The games section on Apple’s App Store is like an open democracy on the brink of anarchy. The glut of games that try to grab your attention can be a little jarring for those whose only wanted to kill 10 minutes of their day. Luckily, Apple has provided various lists to separate the standout titles in its helter-skelter ecosystem. Yet even here, from one week to the next, games that are at the top of the bestseller list are quite regularly dethroned by copycats undercutting prices and dooming the original inspirations into obscurity. However in the past couple of weeks, two games have shown to be an exception.
Plants vs. Zombies and Final Fantasy have been on top of the best-selling games list for a few weeks now. It was recently reported from Pop Cap (Plants vs. Zombies’s developer/publisher) that the iPhone version had grossed more then $1 million. Also, considering Final Fantasy is not that far back in sales, it is not that much of a stretch to believe that it too has acquired similar numbers. To say games like Plants vs. Zombies or Final Fantasy are not your usual iPhone games would be a bit of an understatement. So what makes these games so special? The answer lies in the philosophy behind their design.
Unlike most iPhone games, Plants vs. Zombies as well as Final Fantasy were originally developed for entirely different systems (Plants vs. Zombies in 2009 for the PC and Final Fantasy in 1987 for the Nintendo Entertainment System). Because of this, the design concepts for both games are very different than what you might expect. Usually, the design of the best iPhone games consists of bite-size, segmented experiences of no more then ten minute play sessions. Most games are meant to kill time in a waiting room or in the back seat of a car pool. Yet Plants vs. Zombies and Final Fantasy build on that formula of the ten minute play session and evolve it. With both games you are still able to have those ten minute sessions, but each adds its own unique layer of complexity.
In Plants vs. Zombies, the object of the game is to place a wide variety of plants that will try to impede an onslaught of zombies. Since each plant comes with a unique power-up, the strategy is based on using what you have in the allotted space that is given to you. Many games of this type have appeared on various platforms (including the iPhone) before. Yet what makes Plants vs. Zombies so special is that fact that each play through builds upon the last. Unlike most iPhone games, Plants vs. Zombies intertwines the ten minute scenarios, building upon lessons and strategies that were learned from your last playthrough. This creates a cohesive experience that gives the player the feeling of progression, in turn giving them a more meaningful involvement in the game. Final Fantasy also follows that same formula of progression in small bursts, but this is where the similarities between the two titles end.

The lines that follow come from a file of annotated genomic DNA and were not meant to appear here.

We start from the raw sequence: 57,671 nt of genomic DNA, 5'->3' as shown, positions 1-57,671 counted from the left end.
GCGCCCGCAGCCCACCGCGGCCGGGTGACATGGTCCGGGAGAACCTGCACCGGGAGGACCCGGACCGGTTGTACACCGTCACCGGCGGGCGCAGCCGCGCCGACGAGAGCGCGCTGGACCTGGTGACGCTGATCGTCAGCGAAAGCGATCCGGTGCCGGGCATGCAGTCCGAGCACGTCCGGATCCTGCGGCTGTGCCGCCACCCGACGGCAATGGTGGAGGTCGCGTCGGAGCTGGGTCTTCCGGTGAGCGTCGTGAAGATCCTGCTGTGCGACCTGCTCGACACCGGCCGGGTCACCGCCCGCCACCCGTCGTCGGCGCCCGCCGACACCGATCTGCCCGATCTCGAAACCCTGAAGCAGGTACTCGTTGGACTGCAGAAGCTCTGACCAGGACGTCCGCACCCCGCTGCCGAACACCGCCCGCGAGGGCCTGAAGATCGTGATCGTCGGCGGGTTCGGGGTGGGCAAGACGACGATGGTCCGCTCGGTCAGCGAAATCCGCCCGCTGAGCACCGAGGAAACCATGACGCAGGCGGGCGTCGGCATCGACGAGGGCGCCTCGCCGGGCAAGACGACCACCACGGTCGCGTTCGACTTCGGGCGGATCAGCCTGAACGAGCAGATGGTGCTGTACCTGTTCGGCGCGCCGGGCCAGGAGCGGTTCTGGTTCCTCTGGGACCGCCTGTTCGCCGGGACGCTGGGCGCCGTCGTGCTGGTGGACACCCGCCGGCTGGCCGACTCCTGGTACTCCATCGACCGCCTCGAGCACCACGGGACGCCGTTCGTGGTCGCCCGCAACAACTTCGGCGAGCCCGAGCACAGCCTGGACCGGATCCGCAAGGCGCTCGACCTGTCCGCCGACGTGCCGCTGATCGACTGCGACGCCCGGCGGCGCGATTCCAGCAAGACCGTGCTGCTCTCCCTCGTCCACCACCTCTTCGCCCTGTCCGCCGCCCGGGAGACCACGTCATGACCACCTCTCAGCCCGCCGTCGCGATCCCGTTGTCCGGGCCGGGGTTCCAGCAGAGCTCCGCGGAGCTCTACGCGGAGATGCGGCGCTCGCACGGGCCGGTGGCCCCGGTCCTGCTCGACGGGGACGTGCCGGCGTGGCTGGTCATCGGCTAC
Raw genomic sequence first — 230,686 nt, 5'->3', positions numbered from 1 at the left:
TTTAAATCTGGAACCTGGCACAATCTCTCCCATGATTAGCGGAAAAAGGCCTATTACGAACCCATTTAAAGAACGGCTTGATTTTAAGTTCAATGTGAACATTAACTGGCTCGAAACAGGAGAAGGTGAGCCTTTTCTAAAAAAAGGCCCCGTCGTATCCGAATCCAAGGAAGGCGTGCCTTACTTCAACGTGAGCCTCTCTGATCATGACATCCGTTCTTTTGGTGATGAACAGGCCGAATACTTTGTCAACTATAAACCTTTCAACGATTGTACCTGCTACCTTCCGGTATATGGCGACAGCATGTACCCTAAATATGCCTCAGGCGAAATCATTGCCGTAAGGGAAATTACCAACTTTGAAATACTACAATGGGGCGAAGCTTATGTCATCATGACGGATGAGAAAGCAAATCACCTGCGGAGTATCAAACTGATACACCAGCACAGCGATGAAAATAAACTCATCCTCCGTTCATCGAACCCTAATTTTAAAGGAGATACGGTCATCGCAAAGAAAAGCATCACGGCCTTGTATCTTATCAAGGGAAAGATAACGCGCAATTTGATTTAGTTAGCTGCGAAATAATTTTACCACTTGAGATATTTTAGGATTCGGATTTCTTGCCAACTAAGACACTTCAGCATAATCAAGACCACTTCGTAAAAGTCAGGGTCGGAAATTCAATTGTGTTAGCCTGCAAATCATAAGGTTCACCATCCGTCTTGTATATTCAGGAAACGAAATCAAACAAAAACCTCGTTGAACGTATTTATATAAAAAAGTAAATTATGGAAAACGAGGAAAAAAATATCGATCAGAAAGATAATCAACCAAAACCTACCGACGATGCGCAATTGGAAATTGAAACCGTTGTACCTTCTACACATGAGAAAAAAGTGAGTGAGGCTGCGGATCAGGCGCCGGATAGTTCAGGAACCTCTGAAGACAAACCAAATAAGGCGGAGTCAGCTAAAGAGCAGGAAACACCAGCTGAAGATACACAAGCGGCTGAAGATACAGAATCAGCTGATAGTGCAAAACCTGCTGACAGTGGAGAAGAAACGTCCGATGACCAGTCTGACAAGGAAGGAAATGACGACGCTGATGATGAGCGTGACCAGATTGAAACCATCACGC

Final Fantasy is a traditional Japanese RPG (role-playing game) that first debuted on the Nintendo Entertainment System more then twenty years ago. It revolves around the quest of four heroes (each having various skills) trying to restore peace across an ancient land. Along the way, you get into many random encounters with a multitude of foes that must be fought with a battle system that harkens back to many classic RPGs. For those who have only been following the advancement of video games in the past ten years or so, Final Fantasy might be a bit “hardcore” for you. Unlike Plants vs. Zombies, where each scenario slowly teaches you the mechanics of the game, Final Fantasy drops you into a world where you are essentially left to fend for yourself without any guidance on what to do next. For some this could be a huge deterrent to whether they will enjoy the game. For others it will act as a good bit of nostalgia for a time where games were a challenge to be conquered through careful thought and multiple playthroughs. With that said, Final Fantasy follows the same philosophy as Plants vs. Zombies. With the ability to save anywhere in the overworld map, the player can have that same feeling of progression through multiple playthroughs.
In the end, both Plants vs. Zombies as well as Final Fantasy show that iPhone games can be more then just segmented ten minute play sessions. Even though both games are ports from other systems, they are still important in proving that a much deeper and fulfilling game experiences can be achieved on a portable device like the iPhone. The games section on the App Store might be a chaotic open democracy, but Plants vs. Zombies and Final Fantasy prove that all those games are equal—though some are, of course, more equal then others.